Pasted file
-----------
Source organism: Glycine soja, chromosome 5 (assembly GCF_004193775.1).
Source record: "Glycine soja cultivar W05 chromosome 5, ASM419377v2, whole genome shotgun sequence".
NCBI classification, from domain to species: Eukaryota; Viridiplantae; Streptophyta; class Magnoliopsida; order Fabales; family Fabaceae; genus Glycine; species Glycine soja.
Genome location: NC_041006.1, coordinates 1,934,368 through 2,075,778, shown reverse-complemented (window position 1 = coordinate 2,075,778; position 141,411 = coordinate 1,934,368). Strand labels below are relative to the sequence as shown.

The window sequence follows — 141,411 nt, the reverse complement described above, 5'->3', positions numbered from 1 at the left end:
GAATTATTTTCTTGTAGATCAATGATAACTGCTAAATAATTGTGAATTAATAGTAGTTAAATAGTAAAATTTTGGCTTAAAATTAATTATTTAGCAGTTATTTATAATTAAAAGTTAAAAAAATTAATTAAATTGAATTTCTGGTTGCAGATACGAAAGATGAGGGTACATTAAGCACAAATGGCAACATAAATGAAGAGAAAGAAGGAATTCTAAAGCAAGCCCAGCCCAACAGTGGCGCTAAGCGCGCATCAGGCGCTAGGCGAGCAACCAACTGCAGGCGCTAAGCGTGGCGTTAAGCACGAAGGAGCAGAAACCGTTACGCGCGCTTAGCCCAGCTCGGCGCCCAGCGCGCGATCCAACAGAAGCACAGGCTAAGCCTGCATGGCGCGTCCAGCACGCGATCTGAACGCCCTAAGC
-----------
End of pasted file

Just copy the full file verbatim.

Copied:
Source organism: Glycine soja, chromosome 5 (assembly GCF_004193775.1).
Source record: "Glycine soja cultivar W05 chromosome 5, ASM419377v2, whole genome shotgun sequence".
NCBI classification, from domain to species: Eukaryota; Viridiplantae; Streptophyta; class Magnoliopsida; order Fabales; family Fabaceae; genus Glycine; species Glycine soja.
Genome location: NC_041006.1, coordinates 1,934,368 through 2,075,778, shown reverse-complemented (window position 1 = coordinate 2,075,778; position 141,411 = coordinate 1,934,368). Strand labels below are relative to the sequence as shown.

The window sequence follows — 141,411 nt, the reverse complement described above, 5'->3', positions numbered from 1 at the left end:
GAATTATTTTCTTGTAGATCAATGATAACTGCTAAATAATTGTGAATTAATAGTAGTTAAATAGTAAAATTTTGGCTTAAAATTAATTATTTAGCAGTTATTTATAATTAAAAGTTAAAAAAATTAATTAAATTGAATTTCTGGTTGCAGATACGAAAGATGAGGGTACATTAAGCACAAATGGCAACATAAATGAAGAGAAAGAAGGAATTCTAAAGCAAGCCCAGCCCAACAGTGGCGCTAAGCGCGCATCAGGCGCTAGGCGAGCAACCAACTGCAGGCGCTAAGCGTGGCGTTAAGCACGAAGGAGCAGAAACCGTTACGCGCGCTTAGCCCAGCTCGGCGCCCAGCGCGCGATCCAACAGAAGCACAGGCTAAGCCTGCATGGCGCGTCCAGCACGCGATCTGAACGCCCTAAGC